Division of Chronic Disease and Injury Control:
What We Are Doing to Address Health Inequities
Health inequities are differences in health outcomes or distribution of health-related goods or services between population groups that are caused by systematic, avoidable and unjust advantages given to one group over another. These differences in opportunity, support and access are based upon race discrimination, class oppression, or gender exploitation. They usually can be traced to distinctions between:
- socioeconomic status,
- sexual orientation,
- disability status, and/or
- geographic location.
What Are We Doing About Them?
We recognize that the beliefs and practices we bring to our work can add to this inequality and result in certain groups of people having fewer socioeconomic opportunities and more health risks. We also know that unequal distributions of power and unequal access to healthy food, good housing, good education, and safe neighborhoods can have a negative impact on the health of the people in a community.
Therefore, we believe one of our most important challenges as public health professionals is to critically examine — and address — the personal, institutional and cultural beliefs and practices that may contribute to these inequalities.
To that end, Division staff members are working in groups to learn about health inequity and social justice issues, discuss how those issues relate to the work we do, and share ideas for improving our Division-wide knowledge and practices to ensure health equity and social justice are founding principles of all we do.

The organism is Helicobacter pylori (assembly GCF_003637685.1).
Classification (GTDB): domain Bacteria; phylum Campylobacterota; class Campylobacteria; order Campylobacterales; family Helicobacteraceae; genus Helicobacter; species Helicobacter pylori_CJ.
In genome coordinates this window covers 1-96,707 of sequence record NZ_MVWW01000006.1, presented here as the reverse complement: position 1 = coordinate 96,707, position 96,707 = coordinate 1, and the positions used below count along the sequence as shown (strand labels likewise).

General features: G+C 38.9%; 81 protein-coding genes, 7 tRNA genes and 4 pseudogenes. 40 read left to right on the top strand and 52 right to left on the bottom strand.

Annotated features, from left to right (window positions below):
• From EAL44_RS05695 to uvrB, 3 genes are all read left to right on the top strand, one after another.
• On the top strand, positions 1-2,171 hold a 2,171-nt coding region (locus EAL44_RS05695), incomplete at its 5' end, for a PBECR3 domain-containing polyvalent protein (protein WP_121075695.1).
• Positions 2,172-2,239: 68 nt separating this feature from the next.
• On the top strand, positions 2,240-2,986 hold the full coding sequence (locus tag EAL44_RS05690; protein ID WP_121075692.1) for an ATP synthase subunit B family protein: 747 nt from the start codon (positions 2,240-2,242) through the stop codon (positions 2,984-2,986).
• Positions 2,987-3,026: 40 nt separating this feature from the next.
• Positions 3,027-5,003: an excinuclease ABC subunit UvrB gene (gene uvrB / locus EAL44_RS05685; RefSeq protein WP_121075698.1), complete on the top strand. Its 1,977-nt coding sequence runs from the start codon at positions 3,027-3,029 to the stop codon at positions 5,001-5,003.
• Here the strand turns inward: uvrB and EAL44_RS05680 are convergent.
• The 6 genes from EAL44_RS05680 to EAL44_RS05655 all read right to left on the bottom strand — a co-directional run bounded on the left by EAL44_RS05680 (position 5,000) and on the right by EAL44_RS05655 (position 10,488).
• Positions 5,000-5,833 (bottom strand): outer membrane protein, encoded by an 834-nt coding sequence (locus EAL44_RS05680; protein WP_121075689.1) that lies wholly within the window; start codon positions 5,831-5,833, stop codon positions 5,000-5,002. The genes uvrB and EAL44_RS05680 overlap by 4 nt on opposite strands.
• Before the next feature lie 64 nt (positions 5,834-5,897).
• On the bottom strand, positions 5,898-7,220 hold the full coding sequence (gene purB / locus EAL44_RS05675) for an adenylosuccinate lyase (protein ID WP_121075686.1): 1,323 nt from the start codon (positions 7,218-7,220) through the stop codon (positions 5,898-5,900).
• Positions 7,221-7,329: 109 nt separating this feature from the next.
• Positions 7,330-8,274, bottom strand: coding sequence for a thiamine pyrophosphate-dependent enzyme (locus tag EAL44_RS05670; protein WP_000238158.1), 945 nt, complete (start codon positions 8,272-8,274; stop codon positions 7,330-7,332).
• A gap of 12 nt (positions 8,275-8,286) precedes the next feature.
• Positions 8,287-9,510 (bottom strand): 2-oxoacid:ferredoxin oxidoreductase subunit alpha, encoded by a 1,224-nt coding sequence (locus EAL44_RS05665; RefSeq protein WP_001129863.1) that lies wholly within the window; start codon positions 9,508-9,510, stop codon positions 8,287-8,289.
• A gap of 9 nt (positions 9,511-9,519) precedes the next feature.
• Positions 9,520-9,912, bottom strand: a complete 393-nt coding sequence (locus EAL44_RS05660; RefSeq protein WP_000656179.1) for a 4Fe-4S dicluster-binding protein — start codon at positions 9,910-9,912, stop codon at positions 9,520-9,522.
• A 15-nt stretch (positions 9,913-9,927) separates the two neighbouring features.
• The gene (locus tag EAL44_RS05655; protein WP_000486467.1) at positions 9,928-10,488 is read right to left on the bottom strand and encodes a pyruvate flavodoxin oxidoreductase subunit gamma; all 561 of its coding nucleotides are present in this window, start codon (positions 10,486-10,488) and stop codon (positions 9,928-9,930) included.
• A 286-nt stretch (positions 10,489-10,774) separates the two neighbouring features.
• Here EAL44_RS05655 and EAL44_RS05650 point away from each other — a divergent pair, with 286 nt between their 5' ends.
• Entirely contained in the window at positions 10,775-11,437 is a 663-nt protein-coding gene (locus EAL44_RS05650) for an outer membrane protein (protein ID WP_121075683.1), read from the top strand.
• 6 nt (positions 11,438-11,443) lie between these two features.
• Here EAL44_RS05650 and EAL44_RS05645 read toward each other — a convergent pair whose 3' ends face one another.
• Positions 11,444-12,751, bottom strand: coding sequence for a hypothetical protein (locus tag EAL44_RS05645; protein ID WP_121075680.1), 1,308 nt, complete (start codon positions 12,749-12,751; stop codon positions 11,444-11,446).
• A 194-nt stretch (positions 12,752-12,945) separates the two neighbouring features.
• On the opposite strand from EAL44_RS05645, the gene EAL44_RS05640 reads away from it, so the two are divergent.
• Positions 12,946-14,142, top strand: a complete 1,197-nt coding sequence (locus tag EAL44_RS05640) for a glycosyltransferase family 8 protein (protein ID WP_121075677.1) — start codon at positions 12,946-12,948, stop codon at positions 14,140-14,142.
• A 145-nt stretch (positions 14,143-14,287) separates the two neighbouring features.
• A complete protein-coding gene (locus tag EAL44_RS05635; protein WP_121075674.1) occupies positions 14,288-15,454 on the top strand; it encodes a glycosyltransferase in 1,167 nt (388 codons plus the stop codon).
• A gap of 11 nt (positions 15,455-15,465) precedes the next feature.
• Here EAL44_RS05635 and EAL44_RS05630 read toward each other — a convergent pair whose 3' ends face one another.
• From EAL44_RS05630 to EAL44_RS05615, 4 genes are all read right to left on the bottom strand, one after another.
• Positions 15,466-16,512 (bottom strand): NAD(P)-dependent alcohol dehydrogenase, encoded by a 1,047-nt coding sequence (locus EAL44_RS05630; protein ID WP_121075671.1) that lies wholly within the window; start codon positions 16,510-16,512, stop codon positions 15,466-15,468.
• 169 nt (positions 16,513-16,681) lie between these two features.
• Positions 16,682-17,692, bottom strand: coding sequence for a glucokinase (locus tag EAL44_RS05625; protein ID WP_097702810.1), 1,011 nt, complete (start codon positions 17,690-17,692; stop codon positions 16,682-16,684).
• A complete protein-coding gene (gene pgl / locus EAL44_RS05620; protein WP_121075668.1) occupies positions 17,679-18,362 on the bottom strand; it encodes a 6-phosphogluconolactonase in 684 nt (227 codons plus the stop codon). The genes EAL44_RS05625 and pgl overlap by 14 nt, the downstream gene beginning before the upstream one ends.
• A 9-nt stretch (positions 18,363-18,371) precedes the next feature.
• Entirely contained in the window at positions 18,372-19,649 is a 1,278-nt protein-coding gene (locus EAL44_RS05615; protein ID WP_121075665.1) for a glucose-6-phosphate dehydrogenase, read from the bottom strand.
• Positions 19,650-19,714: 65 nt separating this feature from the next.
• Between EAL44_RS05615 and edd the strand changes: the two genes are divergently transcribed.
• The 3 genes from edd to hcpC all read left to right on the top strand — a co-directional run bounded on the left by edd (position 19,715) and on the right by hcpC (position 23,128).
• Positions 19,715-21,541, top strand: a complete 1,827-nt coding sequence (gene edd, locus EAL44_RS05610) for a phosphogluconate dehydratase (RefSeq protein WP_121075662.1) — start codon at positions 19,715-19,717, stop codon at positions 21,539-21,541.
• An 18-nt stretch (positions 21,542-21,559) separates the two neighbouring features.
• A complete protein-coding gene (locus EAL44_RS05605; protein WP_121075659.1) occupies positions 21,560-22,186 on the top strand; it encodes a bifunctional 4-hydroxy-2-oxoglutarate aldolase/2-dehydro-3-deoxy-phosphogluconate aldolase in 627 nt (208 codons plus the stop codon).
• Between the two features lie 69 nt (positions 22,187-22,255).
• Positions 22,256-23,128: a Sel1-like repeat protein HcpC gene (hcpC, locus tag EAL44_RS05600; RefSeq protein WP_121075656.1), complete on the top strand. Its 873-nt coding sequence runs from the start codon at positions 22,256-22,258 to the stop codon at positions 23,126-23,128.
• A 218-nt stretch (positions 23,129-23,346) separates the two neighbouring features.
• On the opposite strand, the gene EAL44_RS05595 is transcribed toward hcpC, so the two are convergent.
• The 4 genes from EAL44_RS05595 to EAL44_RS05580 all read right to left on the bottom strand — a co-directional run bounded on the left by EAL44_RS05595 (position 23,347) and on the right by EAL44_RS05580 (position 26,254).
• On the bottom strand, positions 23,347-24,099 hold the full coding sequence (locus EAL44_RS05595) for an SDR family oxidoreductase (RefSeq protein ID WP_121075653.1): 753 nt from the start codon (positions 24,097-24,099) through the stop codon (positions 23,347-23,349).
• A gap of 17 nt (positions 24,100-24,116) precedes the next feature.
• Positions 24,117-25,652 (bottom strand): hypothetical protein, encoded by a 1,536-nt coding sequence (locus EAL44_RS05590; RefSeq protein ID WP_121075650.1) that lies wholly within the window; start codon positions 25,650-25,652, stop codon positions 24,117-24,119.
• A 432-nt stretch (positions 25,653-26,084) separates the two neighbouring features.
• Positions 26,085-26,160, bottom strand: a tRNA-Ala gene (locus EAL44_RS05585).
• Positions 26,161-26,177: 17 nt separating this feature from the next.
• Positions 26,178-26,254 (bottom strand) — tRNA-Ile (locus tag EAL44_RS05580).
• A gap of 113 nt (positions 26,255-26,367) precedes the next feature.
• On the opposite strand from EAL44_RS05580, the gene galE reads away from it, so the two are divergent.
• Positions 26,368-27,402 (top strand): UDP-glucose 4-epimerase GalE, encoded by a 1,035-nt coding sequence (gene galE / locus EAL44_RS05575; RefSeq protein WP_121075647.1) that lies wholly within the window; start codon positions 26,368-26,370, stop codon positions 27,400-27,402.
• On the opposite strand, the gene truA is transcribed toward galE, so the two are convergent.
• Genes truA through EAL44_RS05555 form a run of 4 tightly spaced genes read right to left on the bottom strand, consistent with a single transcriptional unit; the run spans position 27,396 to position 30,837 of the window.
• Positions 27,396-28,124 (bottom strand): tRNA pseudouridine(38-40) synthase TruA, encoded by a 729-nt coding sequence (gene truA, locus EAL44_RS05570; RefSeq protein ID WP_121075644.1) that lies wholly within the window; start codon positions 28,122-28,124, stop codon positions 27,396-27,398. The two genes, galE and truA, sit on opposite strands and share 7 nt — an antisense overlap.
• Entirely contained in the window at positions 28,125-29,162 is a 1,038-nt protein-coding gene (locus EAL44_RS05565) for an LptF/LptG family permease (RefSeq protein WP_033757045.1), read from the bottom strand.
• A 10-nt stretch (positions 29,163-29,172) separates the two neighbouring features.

Where to Get More Information
One of the most important resources in our ongoing work has been the Web-based Roots of Health Inequity course, developed by the National Association of County and City Health Officials (NACCHO). The free course offers public health professionals and other interested individuals a place to investigate the relationship between social justice and everyday public health practice.
A number of other online resources also offer research-supported learning materials. They include:
- the MDHHS Office of Equity and Minority Health website;
- the MDHHS Practices to Reduce Infant Mortality through Equity (PRIME) project website;
- the online Holes in the Mitten: Health Equity in Michigan toolkit;
- the Centers for Disease Control and Prevention (CDC) Health Equity web portal;
- the CDC's Social Determinants of Health web portal;
- the CDC's Healthy Communities Program (2008-2012) website;
- the CDC's online, evidence-based Community Guide to what works to promote healthy communities;
- the Robert Wood Johnson Foundation (RWJF) Social Determinants of Health and Achieving Health Equity portals;
- the RWJF Building a Culture of Health website and Commission to Build a Healthier America (2005-2015) website;
- the Prevention Institute's Health Equity and Racial Justice web portal; and
- the website of the award-winning PBS documentary series "Unnatural Causes: Is Inequality Making Us Sick?"
The CDC's archived Community Health in Action website also houses a wealth of resources, including A Practitioner's Guide for Advancing Health Equity: Community Strategies for Preventing Chronic Disease, a publication from the Prevention Institute and the CDC that helps public health practitioners work at the community level to tackle health inequities.
We urge you to explore these and other healthy equity and social justice tools to learn what can be done to improve health equity and promote social justice in your community.